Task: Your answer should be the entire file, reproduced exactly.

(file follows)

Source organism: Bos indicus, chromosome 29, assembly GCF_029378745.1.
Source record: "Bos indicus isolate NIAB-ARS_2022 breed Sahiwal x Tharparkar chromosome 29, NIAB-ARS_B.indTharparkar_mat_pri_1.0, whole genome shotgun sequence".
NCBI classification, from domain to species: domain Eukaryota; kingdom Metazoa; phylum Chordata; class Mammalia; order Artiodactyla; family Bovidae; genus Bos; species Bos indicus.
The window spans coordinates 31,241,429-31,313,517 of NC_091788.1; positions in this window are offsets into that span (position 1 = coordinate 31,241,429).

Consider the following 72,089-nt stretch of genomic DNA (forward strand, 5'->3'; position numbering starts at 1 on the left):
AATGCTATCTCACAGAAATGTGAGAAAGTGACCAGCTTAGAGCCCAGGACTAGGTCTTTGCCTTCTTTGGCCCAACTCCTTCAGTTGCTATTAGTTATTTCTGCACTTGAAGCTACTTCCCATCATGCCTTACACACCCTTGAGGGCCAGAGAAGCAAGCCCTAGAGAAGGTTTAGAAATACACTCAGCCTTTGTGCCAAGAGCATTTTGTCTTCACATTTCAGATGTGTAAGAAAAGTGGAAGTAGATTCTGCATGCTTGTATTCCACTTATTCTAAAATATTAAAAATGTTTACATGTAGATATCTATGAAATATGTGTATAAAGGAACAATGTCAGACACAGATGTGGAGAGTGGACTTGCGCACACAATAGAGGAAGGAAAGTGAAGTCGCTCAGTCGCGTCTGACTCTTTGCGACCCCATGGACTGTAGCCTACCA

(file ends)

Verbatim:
Source organism: Bos indicus, chromosome 29, assembly GCF_029378745.1.
Source record: "Bos indicus isolate NIAB-ARS_2022 breed Sahiwal x Tharparkar chromosome 29, NIAB-ARS_B.indTharparkar_mat_pri_1.0, whole genome shotgun sequence".
NCBI classification, from domain to species: domain Eukaryota; kingdom Metazoa; phylum Chordata; class Mammalia; order Artiodactyla; family Bovidae; genus Bos; species Bos indicus.
The window spans coordinates 31,241,429-31,313,517 of NC_091788.1; positions in this window are offsets into that span (position 1 = coordinate 31,241,429).

Consider the following 72,089-nt stretch of genomic DNA (forward strand, 5'->3'; position numbering starts at 1 on the left):
AATGCTATCTCACAGAAATGTGAGAAAGTGACCAGCTTAGAGCCCAGGACTAGGTCTTTGCCTTCTTTGGCCCAACTCCTTCAGTTGCTATTAGTTATTTCTGCACTTGAAGCTACTTCCCATCATGCCTTACACACCCTTGAGGGCCAGAGAAGCAAGCCCTAGAGAAGGTTTAGAAATACACTCAGCCTTTGTGCCAAGAGCATTTTGTCTTCACATTTCAGATGTGTAAGAAAAGTGGAAGTAGATTCTGCATGCTTGTATTCCACTTATTCTAAAATATTAAAAATGTTTACATGTAGATATCTATGAAATATGTGTATAAAGGAACAATGTCAGACACAGATGTGGAGAGTGGACTTGCGCACACAATAGAGGAAGGAAAGTGAAGTCGCTCAGTCGCGTCTGACTCTTTGCGACCCCATGGACTGTAGCCTACCA